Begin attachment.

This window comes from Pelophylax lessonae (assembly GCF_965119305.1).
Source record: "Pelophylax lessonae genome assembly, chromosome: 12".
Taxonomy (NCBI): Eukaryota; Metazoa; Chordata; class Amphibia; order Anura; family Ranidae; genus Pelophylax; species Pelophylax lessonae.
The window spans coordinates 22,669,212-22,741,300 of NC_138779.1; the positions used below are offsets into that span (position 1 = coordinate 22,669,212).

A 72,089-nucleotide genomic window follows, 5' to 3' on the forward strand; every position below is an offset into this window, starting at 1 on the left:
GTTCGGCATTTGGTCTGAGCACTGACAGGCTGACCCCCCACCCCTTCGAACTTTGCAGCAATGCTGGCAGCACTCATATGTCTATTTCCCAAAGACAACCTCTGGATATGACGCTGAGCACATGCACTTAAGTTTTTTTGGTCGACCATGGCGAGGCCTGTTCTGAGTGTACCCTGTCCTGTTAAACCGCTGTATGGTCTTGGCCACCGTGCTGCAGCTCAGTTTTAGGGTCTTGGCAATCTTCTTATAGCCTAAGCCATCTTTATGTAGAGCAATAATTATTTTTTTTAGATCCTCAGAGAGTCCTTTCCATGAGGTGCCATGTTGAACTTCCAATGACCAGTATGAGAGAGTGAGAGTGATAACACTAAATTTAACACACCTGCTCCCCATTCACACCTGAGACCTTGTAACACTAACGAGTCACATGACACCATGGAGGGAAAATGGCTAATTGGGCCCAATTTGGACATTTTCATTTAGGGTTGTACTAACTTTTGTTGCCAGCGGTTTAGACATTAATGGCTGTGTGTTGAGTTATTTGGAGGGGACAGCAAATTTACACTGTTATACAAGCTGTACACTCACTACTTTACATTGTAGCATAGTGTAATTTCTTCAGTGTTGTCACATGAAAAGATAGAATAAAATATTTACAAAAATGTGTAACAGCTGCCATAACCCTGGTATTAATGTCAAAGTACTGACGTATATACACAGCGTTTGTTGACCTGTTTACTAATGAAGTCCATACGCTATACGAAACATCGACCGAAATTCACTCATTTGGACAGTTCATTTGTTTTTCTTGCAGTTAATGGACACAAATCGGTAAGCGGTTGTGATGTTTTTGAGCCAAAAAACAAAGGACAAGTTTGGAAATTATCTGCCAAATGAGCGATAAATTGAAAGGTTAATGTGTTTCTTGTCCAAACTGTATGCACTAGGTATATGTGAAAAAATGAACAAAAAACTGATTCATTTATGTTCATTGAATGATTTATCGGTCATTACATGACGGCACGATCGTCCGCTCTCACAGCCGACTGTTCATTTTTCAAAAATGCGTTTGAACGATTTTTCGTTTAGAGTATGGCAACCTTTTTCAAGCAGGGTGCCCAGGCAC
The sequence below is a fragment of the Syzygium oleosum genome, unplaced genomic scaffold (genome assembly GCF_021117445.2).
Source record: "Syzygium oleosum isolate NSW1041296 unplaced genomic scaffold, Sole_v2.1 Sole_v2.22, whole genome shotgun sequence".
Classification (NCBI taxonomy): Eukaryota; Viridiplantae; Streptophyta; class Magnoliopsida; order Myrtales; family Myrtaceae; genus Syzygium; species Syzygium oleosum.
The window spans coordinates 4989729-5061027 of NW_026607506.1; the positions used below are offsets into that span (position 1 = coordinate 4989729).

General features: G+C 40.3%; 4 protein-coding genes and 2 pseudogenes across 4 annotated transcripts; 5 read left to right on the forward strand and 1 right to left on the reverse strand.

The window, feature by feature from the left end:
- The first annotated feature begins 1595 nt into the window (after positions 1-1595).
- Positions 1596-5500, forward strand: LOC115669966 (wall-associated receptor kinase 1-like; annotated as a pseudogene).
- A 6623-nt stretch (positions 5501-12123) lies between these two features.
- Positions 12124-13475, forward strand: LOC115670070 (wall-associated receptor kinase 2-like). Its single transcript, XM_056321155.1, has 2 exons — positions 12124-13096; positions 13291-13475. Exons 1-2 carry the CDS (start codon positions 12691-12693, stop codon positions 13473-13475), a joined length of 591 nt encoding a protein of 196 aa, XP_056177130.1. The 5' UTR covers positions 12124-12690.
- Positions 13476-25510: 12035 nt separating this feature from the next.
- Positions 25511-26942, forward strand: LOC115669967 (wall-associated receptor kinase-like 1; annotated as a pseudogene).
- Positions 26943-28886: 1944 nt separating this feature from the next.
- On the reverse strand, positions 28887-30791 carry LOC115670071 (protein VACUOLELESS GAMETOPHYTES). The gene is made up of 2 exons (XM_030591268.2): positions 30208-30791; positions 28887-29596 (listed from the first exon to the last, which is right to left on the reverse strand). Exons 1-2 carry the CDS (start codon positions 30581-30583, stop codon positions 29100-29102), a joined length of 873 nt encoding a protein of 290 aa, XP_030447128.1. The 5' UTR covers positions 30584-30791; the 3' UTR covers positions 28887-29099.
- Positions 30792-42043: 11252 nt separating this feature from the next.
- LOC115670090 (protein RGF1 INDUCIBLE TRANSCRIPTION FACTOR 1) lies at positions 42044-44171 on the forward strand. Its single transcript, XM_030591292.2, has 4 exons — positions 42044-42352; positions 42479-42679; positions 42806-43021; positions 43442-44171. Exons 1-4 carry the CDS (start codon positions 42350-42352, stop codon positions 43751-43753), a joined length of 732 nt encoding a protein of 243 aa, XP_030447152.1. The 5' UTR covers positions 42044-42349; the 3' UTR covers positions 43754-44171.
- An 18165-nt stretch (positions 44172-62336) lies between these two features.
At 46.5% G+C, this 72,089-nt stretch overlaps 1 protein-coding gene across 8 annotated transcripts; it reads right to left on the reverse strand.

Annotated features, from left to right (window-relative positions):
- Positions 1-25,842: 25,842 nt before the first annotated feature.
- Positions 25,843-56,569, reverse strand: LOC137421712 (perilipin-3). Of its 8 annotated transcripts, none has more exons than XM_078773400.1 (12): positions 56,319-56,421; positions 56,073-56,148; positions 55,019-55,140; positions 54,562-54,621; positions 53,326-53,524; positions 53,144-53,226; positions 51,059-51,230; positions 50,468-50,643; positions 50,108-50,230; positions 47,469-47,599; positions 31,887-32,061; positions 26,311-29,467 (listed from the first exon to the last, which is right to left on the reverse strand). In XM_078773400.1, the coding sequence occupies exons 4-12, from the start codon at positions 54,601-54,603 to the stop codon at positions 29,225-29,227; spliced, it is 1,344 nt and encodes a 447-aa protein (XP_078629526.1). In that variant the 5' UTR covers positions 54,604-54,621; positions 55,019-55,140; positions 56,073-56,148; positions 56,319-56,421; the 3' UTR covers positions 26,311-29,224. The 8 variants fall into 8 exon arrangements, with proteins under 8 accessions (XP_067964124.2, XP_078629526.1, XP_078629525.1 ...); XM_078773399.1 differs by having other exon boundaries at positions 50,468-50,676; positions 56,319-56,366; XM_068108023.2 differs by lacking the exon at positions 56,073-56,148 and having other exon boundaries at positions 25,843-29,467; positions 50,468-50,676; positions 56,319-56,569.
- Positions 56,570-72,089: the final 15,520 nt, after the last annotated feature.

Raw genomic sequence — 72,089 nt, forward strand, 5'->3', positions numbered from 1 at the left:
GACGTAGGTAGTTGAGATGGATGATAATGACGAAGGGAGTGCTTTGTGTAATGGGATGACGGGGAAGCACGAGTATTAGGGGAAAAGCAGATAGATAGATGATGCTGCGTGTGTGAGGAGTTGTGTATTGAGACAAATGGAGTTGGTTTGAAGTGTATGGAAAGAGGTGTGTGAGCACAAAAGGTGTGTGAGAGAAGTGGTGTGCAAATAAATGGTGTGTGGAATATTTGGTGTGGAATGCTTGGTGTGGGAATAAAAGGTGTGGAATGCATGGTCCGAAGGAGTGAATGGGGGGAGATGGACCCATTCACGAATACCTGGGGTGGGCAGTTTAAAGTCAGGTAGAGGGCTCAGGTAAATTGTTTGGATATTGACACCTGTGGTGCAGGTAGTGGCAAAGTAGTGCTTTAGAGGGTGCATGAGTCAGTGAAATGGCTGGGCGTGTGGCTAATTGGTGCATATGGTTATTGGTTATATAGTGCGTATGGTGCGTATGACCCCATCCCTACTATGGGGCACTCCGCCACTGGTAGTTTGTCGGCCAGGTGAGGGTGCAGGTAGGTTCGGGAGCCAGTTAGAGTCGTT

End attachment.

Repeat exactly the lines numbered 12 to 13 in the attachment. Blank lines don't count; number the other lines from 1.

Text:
The window, feature by feature from the left end:
- The first annotated feature begins 1595 nt into the window (after positions 1-1595).